EMTV’s Head of News and Current Affairs, Neville Choi, takes a walk down memory lane and describes what growing up in Kavieng Town in the 80s was like.
It wasn’t too long ago, when telling people you grew up in a small town, was embarrassing. City folk didn’t take to well to kids who came from small towns.
Today, there’s a ‘big town’ name for people from small towns. Some say you’re ‘ples-type’ or in short, ‘plesi’.
But more and more, in a 21st century Port Moresby, coming from a small town, is, for the most part, tolerated. Despite the 100-plus music tracks, the skinny jeans; coming from a small town, means you knew who your neighbours were; everybody knew who you were, where your parents came from, and you felt an unspoken level of respect accorded to you, when you were referred to as, ‘em pikinini bilong…”.
There were other things, which at the time, may not have meant much, but now, have a great influence about the way I look at the world.
Kavieng town in the 80’s may not have had cinemas; but we had Yip’s Video Shop. A small shop run by Gavin Yip, or as everyone called him, ‘Uncle Gavin’. Yip’s Video Shop was a video tape rental shop.
Before CDs and DVDs, the latest movies came out on Video Cassettes. And being the first to rent out the latest movies, meant you had the best story to tell at school the following Monday. (That’s if Uncle Gavin or his boys did not already duplicate the movie on several other tapes).
Music came in cassette volumes, ranging from mixed compilations of the Billboard Top 20; or collections of the latest reggae hits from Alpha Blondie; Peter Tosh, and Lucky Dube.
In Kavieng, having rasta, and listening to reggae music, had to be accompanied by tie-dyed pants and shirts in the traditional reggae colours of yellow, green, and red.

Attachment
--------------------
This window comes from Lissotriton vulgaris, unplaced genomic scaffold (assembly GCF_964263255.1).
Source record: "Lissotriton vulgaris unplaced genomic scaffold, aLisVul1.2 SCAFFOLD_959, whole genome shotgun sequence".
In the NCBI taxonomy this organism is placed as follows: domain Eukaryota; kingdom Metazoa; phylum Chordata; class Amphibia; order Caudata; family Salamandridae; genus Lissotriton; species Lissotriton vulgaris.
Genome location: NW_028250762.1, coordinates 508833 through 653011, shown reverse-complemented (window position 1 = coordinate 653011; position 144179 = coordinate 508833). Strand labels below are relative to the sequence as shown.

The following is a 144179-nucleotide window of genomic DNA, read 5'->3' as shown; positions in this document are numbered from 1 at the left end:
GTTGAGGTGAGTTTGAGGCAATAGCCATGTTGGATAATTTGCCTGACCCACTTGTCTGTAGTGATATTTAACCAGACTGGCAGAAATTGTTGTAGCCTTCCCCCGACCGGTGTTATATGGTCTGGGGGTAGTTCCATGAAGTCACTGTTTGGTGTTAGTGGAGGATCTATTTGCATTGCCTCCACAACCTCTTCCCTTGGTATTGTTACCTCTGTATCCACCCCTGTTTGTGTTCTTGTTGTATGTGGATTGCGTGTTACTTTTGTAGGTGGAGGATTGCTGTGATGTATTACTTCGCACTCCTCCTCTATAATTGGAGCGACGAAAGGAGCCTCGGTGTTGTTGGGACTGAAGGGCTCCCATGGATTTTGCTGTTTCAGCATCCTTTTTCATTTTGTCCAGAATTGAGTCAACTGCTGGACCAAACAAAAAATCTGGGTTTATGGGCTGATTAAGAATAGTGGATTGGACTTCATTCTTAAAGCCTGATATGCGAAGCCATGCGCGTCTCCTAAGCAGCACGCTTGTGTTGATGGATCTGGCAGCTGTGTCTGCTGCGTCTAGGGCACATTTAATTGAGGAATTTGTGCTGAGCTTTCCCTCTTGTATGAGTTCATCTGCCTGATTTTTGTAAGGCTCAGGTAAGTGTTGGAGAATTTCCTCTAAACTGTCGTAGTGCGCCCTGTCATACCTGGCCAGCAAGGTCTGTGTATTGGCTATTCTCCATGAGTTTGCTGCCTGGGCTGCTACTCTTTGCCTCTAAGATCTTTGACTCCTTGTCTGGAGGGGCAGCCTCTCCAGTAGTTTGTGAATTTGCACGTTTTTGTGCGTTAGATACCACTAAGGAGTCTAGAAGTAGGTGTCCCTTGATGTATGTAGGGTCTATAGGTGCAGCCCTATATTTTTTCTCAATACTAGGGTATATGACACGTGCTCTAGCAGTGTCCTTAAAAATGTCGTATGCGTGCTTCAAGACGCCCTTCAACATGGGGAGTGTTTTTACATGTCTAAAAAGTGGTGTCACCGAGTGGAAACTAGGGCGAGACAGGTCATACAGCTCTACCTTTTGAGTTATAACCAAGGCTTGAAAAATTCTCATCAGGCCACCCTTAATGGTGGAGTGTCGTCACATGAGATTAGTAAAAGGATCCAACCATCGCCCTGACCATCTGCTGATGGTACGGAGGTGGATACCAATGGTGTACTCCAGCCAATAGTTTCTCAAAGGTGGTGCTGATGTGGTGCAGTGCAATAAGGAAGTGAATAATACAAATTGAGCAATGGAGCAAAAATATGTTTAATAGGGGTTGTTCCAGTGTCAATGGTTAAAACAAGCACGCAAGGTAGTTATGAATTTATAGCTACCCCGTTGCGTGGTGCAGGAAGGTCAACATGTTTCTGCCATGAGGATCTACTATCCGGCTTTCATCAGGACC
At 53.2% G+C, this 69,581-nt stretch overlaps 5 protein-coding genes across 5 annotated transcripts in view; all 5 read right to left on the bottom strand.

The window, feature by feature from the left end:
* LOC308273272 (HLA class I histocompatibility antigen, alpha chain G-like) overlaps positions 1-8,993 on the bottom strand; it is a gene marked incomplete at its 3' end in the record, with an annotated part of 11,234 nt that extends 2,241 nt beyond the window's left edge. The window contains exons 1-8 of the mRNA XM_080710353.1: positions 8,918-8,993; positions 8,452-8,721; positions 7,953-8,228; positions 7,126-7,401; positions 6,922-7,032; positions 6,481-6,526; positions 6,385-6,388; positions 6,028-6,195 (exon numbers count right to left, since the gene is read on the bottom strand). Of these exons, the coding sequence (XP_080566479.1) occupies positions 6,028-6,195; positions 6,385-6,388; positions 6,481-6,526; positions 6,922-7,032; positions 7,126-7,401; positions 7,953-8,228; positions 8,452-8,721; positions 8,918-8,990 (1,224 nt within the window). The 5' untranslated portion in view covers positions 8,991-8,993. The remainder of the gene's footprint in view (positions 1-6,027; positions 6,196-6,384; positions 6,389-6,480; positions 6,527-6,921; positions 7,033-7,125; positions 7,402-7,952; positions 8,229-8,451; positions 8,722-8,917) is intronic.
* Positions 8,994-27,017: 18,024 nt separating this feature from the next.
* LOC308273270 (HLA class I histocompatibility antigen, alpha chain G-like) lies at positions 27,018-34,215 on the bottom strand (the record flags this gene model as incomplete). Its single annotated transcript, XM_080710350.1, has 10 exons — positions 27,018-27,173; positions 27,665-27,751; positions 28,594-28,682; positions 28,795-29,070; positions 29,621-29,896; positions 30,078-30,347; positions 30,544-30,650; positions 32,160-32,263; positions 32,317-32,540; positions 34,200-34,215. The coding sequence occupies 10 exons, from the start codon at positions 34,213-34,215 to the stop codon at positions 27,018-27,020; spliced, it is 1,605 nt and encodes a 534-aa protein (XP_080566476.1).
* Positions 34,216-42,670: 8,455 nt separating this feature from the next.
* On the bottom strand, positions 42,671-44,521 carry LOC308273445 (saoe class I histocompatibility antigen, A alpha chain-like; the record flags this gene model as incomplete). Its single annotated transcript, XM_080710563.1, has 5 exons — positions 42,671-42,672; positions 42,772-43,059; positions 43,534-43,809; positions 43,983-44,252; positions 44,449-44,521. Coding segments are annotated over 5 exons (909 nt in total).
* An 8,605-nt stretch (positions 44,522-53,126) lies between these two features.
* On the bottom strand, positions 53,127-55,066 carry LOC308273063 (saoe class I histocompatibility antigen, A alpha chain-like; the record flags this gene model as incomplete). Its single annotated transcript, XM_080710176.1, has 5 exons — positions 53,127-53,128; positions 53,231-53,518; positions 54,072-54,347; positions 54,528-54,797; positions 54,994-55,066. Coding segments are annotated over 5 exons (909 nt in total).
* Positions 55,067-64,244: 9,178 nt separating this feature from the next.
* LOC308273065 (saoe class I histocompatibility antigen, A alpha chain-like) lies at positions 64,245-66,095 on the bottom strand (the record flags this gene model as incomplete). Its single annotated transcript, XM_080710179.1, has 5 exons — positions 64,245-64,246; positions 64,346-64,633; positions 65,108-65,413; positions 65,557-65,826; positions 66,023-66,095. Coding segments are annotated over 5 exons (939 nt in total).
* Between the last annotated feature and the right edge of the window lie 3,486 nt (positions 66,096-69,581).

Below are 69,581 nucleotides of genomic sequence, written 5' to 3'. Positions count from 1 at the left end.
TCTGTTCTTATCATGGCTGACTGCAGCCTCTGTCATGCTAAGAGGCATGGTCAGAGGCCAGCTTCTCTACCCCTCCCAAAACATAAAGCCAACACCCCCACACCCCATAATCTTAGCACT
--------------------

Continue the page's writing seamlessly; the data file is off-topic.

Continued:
But there were other things that set Kavieng town apart; while at the same time, ensured it didn’t lose touch with the rest of a Papua New Guinea in the throngs of modernity.
Sales on BMX bikes sky-rocketed following the string of extreme BMX bike-riding movies of RAD, and the BMX bandits. And while this later led to an underground of stolen and re-chopped BMX bikes, it also gave us means to hang out with our friends.
One favourite night pastime was getting on our bikes, armed with small torches for regulation lights, and using the whole of Kavieng town, for a game of hide and seek.
Then, as the clocked ticked past midnight, everyone in town knew it was time for fresh-baked bread out of the Tsang Tsang bakery.
Nope. The bakery did not open its doors at night. It was an open secret that the bakers would take cash over the back fence, to exchange with steaming hot, unsliced white bread.
It was the best meal to have with a cup of tea or coffee, while watching the latest Bruce Lee movie from Yip’s Video.